Most people will tell you not to buy a portable music player. You can use your phone for the same they will say. And for most people and their needs â they will be right. Yet, a standalone portable music player has many advantages that go unnoticed. Here are the real facts.
Phone V/s Standalone
If youâre a music purist, if you have a lot of music in a digitized format, if you play music from large speakers, if your phone feels sluggish when you hit a long playlist, if your phone canât handle any other format but an MP3, if you get sound that isnât very good from your phone and if your phone battery seems in the middle of the day when ever your listening to music â you need a standalone music player.
A lot of portable music players can handle far more than plain old MP3. Look at all the formats it can handle and look for a player that can handle high definition music like Flac and others, your ears will thank you.
Lets be honest here. You don't want an standalone music player that is as big as your smartphone. Make sure you have a device that easily slips inside your pocket.
Most players are broadly categorized in two: hard-drive, and flash drive. Those with hard drive offer a lot of space but are bigger and battery life isnât all that great. The flash drive are smaller, faster in operation but wonât give you oodles of storage. Look at the size of your music collection and take this call.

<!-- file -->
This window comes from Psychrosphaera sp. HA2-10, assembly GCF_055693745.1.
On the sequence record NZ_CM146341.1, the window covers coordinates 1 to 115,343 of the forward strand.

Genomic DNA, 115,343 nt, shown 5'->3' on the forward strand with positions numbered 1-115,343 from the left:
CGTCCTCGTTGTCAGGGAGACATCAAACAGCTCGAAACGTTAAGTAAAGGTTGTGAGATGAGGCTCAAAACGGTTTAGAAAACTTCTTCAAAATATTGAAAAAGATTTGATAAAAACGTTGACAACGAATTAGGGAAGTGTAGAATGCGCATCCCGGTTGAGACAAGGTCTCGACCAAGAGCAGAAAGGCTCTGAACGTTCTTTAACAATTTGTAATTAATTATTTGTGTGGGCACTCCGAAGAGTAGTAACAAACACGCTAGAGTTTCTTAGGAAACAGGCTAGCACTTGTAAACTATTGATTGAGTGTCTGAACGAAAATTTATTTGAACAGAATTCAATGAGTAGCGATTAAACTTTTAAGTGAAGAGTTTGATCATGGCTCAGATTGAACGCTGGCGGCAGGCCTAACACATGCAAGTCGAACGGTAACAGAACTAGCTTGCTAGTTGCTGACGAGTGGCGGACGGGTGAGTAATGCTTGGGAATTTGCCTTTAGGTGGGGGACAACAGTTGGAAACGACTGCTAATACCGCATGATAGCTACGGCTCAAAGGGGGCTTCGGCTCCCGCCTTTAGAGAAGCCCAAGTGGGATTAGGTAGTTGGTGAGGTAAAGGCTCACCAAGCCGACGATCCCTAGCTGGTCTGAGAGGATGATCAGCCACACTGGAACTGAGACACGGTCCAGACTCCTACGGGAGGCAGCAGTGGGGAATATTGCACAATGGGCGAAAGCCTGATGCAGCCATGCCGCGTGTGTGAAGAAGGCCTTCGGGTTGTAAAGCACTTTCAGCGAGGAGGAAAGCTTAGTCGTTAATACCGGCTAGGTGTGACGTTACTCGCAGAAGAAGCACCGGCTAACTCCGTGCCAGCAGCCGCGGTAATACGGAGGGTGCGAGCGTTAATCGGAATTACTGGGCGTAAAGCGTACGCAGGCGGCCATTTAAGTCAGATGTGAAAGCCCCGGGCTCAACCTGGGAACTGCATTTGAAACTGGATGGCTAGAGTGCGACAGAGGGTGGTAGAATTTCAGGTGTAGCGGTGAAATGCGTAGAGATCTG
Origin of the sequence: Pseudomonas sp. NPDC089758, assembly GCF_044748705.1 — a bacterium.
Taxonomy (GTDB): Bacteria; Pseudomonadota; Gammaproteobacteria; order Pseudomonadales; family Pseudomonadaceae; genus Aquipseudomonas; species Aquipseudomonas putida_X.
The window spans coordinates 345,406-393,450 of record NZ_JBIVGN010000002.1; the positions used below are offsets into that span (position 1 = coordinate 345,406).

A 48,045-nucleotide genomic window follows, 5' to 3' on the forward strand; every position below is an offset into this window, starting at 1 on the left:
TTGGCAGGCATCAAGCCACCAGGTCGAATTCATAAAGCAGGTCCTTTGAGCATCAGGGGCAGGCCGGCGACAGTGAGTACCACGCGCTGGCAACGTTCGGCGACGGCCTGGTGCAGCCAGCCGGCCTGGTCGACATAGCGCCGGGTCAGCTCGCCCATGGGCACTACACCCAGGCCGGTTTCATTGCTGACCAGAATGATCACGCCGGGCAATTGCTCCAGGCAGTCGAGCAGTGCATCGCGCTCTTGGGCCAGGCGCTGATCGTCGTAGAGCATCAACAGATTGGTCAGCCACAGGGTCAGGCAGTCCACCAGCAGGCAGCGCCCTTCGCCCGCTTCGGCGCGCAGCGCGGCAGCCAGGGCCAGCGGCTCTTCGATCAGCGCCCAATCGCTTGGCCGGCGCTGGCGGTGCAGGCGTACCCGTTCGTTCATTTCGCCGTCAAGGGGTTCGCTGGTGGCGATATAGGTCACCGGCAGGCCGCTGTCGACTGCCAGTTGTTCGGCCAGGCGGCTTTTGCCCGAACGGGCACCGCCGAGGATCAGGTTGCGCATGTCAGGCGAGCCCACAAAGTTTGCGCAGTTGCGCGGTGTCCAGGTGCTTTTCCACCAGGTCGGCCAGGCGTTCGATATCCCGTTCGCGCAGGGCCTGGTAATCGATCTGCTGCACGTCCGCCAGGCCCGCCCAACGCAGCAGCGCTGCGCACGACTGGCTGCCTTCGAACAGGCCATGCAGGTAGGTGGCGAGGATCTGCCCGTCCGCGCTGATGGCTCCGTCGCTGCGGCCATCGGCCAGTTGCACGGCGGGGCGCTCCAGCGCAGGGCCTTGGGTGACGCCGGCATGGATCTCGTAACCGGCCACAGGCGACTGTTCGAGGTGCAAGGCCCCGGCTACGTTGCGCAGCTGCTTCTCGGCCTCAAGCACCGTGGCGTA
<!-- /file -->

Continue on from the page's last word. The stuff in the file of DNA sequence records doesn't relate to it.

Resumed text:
Critical on something that you need to interact with it on the move and on a regular basis. If it has too many deep level menus, if it makes simple things like getting to a playlist a complex task, if it has regular features hidden deep and if it has hard buttons on the front that make no sense â then this isnât a player for you. A good portable music player will make life simpler for you and make sure that the interface and button placement is easy and idiot proof. Some players can show you a full list of tracks. Then there are those without any display-just navigation controls. Youâll have to use your memory to guide you through your collection. Not a great idea as itâs not a memory test game youâre investing in
Matters of the Ear
Just because its a stand alone doesnât guarantee that it will play beautiful music. This will need a little bit of an effort. Take along a few piece of your own music, music that you love and music that you identify with. Listen to it on the various players that you are thinking of testing. Look for passages that you are very familiar with. Is the sound just right, is it dull and muffled, does the player seem like its adding artificial bass? Also, the last mile is critical. Most players will come with cheap and horrible headphones. Audio that makes it to your ear is as good as the headphones you use. Invest in a good pair of headphones.
The word 'Video Supportâ is thrown around a lot, especially in those with a bigger screen. It's more like a bonus feature, but dont base your purchase around it.
Don't forget the free stuff! It can range from a good pair of headphones to a belt clip, FM recorder, voice recorder and so on. Free is always good!